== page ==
How self-insured employers are making out like bandits under new Michigan workers’ comp rules.
Branch County has received a dividend in the amount of $82,393 from the Michigan Counties Workers’ Compensation Fund (MCWCF). This refund is from a $117,000 payment into the pooled self-insured fund to cover the county’s workers’ comp insurance for last year.
We have been critical about workers’ reform since its passage in 2011. It allows weekly benefits to be slashed if a person has a “wage earning capacity.” The problem is that employers and insurance companies make this calculation on their own. It does not matter whether a disabled employee actually finds a new job or is earning real wages. One of our clients saw his weekly checks cut from nearly $500 to $19.
The pure premium rate has now fallen more than 32.7% since 2011. Projections for 2017 show another 9.3% decline. It is estimated that Michigan businesses have saved nearly $400 million.
Large employers who can afford to be self-insured have done even better. It is no secrete these groups pushed hard for workers’ comp reform. According to a recent study published by the National Academy of Social Insurance (NASI), 39.1% of total benefits were paid by self-insureds.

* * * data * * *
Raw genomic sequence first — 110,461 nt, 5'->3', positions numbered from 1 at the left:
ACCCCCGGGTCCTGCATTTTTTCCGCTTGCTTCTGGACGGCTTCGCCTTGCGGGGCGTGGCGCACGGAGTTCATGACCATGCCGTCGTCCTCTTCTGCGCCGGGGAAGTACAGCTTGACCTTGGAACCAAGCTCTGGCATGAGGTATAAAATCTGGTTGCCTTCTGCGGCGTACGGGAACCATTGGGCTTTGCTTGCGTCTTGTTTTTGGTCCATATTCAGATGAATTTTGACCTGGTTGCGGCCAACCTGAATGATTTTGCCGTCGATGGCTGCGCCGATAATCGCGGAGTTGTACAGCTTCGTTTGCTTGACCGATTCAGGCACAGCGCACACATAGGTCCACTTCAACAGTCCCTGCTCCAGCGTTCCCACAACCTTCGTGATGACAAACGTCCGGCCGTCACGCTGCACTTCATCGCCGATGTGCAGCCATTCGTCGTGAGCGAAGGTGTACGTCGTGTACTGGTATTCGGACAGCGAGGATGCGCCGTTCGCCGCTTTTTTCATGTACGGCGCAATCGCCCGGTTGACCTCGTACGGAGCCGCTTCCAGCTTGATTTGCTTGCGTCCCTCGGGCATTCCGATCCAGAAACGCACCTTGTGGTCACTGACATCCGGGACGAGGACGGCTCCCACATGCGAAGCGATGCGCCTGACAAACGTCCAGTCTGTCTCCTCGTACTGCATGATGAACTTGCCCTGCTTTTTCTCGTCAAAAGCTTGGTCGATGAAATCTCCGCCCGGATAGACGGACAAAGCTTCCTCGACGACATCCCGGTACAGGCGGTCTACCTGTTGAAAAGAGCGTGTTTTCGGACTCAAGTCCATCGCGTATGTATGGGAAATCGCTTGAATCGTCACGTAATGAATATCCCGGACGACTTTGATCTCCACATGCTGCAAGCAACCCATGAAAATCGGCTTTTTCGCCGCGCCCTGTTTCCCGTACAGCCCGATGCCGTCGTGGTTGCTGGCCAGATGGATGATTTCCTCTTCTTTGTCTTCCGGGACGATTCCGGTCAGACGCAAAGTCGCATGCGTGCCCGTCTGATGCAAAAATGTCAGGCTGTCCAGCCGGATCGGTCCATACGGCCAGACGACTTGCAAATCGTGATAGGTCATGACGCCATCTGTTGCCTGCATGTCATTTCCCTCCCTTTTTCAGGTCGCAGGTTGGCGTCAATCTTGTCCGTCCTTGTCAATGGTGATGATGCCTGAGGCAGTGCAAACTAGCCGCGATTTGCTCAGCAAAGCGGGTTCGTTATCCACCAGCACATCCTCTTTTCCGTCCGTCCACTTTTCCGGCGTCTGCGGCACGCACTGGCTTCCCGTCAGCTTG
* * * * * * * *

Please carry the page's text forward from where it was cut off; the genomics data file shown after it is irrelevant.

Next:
What about small business owners who create the majority of new jobs? We think insurance companies are just profit taking and not passing savings on to employers. We even suggested a social media campaign using #WorkCompRefund to demand money back. Businesses were encouraged to tweet their premium rate increase/decrease. Are they really seeing a 40% reduction?
We are glad employers are saving money on workers’ comp. But what about the human cost? Maybe it is time we roll back some of these reforms and focus on the people who are actually hurt.
Michigan Workers Comp Lawyers never charges a fee to evaluate a potential case. Our law firm has represented injured and disabled workers exclusively for more than 35 years. Call (855) 221-2667 for a free consultation today.
Photo courtesy of Creative Commons, by kenteegardin.